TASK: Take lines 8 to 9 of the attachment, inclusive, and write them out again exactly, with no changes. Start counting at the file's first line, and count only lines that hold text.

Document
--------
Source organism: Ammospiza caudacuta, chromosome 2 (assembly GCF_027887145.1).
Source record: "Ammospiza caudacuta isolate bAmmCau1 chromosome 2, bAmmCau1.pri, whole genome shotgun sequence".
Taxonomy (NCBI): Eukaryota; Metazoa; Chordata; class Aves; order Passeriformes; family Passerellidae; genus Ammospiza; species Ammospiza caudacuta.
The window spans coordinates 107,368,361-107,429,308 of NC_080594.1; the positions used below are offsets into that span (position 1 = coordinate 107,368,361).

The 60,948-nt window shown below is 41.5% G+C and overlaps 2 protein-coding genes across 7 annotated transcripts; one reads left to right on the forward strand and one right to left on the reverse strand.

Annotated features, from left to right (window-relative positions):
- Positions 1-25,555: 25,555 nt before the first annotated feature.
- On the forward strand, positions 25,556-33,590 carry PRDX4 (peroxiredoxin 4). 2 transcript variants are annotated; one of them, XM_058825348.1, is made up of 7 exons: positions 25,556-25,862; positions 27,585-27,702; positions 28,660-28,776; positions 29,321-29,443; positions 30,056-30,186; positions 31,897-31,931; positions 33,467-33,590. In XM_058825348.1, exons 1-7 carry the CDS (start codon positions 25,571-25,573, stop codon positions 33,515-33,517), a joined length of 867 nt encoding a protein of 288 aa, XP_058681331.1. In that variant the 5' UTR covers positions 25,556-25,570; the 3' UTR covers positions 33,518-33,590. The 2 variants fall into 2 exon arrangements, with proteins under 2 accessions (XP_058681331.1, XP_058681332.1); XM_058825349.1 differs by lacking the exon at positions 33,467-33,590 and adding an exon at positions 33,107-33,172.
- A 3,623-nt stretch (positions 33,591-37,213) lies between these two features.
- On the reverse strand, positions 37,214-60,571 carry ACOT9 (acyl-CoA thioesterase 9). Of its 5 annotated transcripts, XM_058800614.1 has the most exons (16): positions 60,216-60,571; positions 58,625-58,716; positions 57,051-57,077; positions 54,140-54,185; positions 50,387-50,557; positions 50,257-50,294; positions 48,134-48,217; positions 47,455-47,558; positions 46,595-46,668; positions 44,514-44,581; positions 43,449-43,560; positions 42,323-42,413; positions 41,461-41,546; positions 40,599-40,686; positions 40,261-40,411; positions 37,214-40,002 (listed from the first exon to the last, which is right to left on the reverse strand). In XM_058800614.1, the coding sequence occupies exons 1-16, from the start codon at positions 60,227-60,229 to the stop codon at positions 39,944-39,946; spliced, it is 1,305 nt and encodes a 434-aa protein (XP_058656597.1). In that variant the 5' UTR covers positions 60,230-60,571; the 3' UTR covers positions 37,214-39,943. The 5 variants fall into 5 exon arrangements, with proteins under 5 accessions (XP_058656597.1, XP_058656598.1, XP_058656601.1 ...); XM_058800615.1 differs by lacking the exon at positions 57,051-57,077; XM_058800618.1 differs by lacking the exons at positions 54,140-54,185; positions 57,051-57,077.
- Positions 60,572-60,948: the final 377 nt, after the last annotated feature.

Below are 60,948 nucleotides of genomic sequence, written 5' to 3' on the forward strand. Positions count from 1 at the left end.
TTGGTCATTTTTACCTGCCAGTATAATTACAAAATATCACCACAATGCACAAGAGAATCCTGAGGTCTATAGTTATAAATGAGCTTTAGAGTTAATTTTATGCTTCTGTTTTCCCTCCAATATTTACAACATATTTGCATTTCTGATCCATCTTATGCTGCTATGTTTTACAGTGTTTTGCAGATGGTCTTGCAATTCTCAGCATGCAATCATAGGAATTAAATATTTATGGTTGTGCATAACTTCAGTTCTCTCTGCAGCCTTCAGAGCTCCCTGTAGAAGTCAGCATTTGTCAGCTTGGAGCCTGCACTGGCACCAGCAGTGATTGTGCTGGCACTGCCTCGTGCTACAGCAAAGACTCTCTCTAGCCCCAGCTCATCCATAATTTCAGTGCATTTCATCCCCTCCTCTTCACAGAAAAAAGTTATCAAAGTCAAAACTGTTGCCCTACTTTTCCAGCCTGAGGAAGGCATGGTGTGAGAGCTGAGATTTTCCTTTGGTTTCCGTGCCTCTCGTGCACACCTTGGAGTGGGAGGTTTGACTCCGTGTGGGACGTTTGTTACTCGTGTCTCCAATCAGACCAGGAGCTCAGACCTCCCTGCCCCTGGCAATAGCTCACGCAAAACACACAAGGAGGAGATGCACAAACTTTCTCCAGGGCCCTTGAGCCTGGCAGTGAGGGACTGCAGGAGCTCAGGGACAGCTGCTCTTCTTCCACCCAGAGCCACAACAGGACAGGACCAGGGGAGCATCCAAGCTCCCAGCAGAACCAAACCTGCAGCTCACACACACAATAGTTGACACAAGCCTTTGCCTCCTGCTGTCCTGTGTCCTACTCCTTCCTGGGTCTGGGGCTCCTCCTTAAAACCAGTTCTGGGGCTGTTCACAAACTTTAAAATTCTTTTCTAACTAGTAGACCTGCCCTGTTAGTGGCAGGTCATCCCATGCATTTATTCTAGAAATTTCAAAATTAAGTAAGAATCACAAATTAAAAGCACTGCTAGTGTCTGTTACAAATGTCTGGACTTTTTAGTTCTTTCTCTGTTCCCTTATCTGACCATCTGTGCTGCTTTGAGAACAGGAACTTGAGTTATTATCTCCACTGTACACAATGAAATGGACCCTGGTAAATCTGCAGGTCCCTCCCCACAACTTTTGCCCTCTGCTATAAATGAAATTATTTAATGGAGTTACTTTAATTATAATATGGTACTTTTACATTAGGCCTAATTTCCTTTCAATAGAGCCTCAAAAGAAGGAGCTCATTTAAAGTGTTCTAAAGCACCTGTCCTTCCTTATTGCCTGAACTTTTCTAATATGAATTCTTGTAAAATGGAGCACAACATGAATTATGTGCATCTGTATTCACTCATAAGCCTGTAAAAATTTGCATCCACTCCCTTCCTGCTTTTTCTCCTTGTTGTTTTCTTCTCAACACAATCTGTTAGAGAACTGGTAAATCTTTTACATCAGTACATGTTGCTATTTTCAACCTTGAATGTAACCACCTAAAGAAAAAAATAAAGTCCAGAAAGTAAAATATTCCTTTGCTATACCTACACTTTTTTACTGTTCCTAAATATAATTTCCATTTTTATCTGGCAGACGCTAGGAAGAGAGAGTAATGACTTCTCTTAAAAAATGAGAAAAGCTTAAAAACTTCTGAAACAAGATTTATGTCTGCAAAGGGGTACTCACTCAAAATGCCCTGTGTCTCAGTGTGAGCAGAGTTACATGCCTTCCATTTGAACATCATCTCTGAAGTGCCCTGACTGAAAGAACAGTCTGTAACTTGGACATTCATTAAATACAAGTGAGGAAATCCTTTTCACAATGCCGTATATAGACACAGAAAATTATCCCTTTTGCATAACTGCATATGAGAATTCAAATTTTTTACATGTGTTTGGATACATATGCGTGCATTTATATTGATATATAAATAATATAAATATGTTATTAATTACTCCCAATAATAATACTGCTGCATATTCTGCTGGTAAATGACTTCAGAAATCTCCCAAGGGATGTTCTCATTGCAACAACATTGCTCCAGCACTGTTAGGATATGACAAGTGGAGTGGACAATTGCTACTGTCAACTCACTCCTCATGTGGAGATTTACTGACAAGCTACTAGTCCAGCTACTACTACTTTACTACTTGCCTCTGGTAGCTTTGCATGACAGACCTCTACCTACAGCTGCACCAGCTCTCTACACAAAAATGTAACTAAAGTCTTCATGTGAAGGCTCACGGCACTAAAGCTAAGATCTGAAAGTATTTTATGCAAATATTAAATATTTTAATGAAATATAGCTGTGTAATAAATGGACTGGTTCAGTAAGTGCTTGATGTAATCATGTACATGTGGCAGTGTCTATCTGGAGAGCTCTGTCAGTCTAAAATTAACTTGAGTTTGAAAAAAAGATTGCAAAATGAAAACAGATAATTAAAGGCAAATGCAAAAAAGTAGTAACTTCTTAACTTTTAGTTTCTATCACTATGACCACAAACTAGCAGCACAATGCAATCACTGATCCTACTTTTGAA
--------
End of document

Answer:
- On the forward strand, positions 25,556-33,590 carry PRDX4 (peroxiredoxin 4). 2 transcript variants are annotated; one of them, XM_058825348.1, is made up of 7 exons: positions 25,556-25,862; positions 27,585-27,702; positions 28,660-28,776; positions 29,321-29,443; positions 30,056-30,186; positions 31,897-31,931; positions 33,467-33,590. In XM_058825348.1, exons 1-7 carry the CDS (start codon positions 25,571-25,573, stop codon positions 33,515-33,517), a joined length of 867 nt encoding a protein of 288 aa, XP_058681331.1. In that variant the 5' UTR covers positions 25,556-25,570; the 3' UTR covers positions 33,518-33,590. The 2 variants fall into 2 exon arrangements, with proteins under 2 accessions (XP_058681331.1, XP_058681332.1); XM_058825349.1 differs by lacking the exon at positions 33,467-33,590 and adding an exon at positions 33,107-33,172.
- A 3,623-nt stretch (positions 33,591-37,213) lies between these two features.